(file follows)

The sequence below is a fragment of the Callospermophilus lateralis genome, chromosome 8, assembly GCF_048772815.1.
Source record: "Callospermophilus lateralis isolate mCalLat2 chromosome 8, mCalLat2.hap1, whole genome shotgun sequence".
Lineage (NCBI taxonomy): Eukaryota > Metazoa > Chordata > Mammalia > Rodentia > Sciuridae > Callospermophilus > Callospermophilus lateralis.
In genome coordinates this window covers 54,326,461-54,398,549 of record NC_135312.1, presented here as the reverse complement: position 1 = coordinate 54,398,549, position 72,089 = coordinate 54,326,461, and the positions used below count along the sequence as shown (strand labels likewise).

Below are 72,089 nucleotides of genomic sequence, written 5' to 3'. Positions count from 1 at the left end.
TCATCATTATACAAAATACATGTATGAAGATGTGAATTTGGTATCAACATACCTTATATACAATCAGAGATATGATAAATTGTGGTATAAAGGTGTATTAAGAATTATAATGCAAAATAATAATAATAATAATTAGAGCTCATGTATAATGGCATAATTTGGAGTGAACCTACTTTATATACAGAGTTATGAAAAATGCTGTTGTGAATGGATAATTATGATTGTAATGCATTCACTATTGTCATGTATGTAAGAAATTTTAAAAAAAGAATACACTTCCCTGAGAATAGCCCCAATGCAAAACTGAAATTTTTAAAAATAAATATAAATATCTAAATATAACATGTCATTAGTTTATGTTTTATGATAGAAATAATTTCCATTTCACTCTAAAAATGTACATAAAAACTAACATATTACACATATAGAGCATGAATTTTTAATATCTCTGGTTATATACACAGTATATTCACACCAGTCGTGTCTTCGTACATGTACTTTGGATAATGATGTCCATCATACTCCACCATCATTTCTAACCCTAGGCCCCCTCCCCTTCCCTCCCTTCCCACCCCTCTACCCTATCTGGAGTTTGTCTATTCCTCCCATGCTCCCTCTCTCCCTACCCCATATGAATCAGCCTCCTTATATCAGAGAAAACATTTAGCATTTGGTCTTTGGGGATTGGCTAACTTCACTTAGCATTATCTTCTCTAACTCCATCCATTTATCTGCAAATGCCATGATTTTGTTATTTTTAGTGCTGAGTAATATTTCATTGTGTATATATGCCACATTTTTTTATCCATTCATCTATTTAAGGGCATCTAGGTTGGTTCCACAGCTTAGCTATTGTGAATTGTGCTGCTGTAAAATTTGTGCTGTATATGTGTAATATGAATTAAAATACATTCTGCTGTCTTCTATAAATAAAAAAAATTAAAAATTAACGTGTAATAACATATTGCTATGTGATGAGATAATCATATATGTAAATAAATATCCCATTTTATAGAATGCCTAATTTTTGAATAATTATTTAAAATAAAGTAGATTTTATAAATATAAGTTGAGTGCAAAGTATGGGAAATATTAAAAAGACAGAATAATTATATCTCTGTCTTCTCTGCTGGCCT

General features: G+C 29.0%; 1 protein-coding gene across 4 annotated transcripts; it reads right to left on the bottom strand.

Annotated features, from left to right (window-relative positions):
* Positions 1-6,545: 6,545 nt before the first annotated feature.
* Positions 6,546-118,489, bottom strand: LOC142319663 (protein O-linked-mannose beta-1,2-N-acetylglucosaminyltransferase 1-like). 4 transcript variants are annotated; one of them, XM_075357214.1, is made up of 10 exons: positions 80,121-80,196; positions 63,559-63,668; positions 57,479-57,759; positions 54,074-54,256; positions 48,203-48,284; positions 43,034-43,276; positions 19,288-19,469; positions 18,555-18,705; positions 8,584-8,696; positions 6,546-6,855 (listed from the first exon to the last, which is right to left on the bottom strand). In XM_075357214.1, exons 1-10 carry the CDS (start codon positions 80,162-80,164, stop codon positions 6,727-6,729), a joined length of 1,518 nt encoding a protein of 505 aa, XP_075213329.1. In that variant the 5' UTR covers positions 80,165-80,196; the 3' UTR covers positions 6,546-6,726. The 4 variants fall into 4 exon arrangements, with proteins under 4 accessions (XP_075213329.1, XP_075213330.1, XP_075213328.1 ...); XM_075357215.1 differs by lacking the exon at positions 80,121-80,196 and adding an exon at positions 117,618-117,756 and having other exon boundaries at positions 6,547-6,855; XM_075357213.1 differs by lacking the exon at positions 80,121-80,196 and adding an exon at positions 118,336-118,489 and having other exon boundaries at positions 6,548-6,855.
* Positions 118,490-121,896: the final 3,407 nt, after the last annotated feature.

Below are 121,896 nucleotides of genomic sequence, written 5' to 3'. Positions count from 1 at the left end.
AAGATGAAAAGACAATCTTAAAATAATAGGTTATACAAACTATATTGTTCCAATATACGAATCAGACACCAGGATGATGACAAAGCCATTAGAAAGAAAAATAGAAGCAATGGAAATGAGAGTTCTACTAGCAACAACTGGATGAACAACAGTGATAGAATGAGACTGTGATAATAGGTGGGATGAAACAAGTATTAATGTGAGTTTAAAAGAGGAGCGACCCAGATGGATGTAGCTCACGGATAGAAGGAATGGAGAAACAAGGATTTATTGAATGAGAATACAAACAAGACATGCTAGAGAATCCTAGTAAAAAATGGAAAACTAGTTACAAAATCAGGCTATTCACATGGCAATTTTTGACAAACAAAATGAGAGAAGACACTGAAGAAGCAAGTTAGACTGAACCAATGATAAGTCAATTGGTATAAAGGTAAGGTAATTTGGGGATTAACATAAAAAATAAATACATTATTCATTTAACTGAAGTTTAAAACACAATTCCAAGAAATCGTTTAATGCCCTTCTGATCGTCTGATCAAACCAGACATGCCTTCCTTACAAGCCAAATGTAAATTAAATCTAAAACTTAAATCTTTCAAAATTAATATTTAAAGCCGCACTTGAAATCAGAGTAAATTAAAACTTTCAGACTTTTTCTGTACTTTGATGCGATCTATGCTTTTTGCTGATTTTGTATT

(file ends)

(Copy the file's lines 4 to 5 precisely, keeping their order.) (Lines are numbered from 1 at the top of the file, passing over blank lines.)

In genome coordinates this window covers 54,326,461-54,398,549 of record NC_135312.1, presented here as the reverse complement: position 1 = coordinate 54,398,549, position 72,089 = coordinate 54,326,461, and the positions used below count along the sequence as shown (strand labels likewise).

Below are 72,089 nucleotides of genomic sequence, written 5' to 3'. Positions count from 1 at the left end.